The script handling this is part of the OS and is placed in /etc/rc.d/static_arp and is very simple. It only supports "start" and "stop" commands.

You can call it from anywhere using:

/etc/rc.d/static_arp start

But I would prefer using the service command:

service static_arp start

If for some reason you feel tempted to edit/change /etc/rc.d/static_arp then please do not! Root is omnipotent and you can do what you want - but you risk it will be replaced. What you should do is cp /etc/rc.d/static_arp /usr/local/etc/rc.d/mystatic_arp and have the modified version live there. Notice the name change and make sure it is reflected within the script!

Recycling physical link

If you are used to other systems you might simply be taking the interface up/down using ifconfig. But on FreeBSD you should consider using:

service netif restart <interface>

I have honestly not tested if this brings the static_arp along as well. Or something along the lines of:

service netif stop <interface>
...
service netif start <interface>
service routing restart
service static_arp start

But cycling the physical link could be (un)plugging the cable? Again I am not sure what happens to the arp table then. I would expect it to still be in place as we have not put down the interface administratively.

UPDATE: @namezero has confirmed in a comment that arp entires set with static_arp do survive physical disconnects.

But we should examine this a little further to fully understand your case. This is then as close as I can get to answer "a. A good way to prevent this"

cron

If we get no notification of the physical link - then I do not see a better way than monitoring it. If we keep the script simple - then we can leave it to a regular cron.

devd to the rescue

If we are able to see the change from the OS then we have a nice path forward. The device state change daemon devd comes in handy. Your description is lacking so I will then assume that we either have a LINK_UP or a LINK_DOWN to act on.

Create the file /etc/devd/interface.conf with the content:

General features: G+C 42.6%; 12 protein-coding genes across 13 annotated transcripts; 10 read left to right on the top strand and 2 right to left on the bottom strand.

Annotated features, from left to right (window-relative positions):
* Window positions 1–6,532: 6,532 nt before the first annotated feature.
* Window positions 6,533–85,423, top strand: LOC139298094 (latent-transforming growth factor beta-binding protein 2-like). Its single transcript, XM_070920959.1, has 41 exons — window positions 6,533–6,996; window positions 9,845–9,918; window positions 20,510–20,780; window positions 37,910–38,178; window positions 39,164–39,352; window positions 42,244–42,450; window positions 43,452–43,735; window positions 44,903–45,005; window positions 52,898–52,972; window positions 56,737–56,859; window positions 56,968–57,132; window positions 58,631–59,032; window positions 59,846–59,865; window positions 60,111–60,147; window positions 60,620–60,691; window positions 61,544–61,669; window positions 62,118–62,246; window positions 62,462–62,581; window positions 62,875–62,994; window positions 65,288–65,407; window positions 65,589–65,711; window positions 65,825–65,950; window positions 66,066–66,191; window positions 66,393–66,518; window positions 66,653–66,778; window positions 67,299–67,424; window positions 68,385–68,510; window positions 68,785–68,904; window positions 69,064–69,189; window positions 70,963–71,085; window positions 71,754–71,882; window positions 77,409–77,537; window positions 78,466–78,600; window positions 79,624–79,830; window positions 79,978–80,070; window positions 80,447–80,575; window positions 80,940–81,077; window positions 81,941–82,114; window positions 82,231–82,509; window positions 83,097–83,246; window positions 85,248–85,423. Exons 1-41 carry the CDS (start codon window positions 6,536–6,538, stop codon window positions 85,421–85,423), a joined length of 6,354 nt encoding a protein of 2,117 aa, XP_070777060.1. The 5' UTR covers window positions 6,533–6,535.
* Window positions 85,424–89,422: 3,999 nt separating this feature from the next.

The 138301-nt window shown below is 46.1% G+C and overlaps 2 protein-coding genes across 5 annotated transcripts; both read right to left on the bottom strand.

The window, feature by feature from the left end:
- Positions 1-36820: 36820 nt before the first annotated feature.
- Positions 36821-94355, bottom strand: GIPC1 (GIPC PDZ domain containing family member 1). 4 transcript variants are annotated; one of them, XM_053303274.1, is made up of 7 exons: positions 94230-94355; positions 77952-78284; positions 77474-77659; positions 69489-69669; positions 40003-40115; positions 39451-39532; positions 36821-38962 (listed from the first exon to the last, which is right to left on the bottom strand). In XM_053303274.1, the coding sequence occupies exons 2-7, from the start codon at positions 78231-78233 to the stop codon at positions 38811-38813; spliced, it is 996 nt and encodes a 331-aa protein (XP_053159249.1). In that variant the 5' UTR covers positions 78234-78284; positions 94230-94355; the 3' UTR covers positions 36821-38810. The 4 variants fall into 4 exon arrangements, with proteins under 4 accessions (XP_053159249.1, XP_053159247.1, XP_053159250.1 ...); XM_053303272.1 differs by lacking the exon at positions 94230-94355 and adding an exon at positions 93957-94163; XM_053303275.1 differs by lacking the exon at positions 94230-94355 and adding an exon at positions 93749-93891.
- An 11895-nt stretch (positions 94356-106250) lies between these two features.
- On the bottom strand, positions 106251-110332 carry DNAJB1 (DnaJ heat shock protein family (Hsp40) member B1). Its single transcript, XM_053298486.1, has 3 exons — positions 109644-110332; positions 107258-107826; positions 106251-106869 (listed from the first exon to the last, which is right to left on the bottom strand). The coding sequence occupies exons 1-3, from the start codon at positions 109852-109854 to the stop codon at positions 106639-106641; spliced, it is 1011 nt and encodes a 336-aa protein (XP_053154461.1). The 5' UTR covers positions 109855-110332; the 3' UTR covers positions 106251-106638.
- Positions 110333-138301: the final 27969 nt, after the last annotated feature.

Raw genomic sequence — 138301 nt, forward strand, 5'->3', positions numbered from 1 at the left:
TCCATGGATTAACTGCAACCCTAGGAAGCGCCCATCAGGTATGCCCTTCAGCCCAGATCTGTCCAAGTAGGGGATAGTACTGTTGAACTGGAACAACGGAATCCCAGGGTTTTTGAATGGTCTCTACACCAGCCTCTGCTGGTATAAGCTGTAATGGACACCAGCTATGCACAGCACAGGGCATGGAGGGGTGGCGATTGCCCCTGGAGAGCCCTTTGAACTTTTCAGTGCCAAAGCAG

notify 0 {
    match "system"        "IFNET";
    match "subsystem"     "(em0|em1)";
    match "type"          "LINK_DOWN";
    action "/usr/local/sbin/alertme.sh $subsystem"
}

This will notify you for the network interfaces em0 and em1.

So it could be as simple as:

notify 0 {
    match "system"        "IFNET";
    match "subsystem"     "(em0|em1)";
    match "type"          "LINK_UP";
    action "/etc/rc.d/static_arp start"
}

This does however feel a bit of a kludge to me as I would spend more time discovering why the arp entries are missing. But I hope these different pointers can get you in "some" direction.

Summary

This brings us to this shortlist which outlines how you can live a happier life with FreeBSD:

  • System settings should live in /etc/rc.conf
  • If you want your own rc scripts put them in /usr/local/etc/rc.d
  • If you want a simple startup script put it in /etc/rc.local (you can source rc if you want)
  • If you want a truly generic script at startup use @reboot with crontab
  • Use sysrc when editing /etc/rc.conf
  • Use service when interacting with rc scripts
  • Use devd acting on device state changes
  • Excellent answer, thank you! I was also just now reading about the devd part, was about to post this as the solution to re-adding on physical link failure. Note that this usually shouldn't be an issue on a VM guest, but if for some reason this ever happens and then the ARP entry is missing someone will take their sweet time to debug the issue! – namezero Mar 20 '18 at 16:44
  • And thank you for the excellent summary on how to handle rc scripts (locations) in FreeBSD! – namezero Mar 20 '18 at 16:47
  • I'd like to add that using static_arp_pairs survives a physical link cycle (well, connect/disconnect on VMWare anyway :} ), unlike arp -S that are manually added which do not. – namezero Mar 21 '18 at 11:30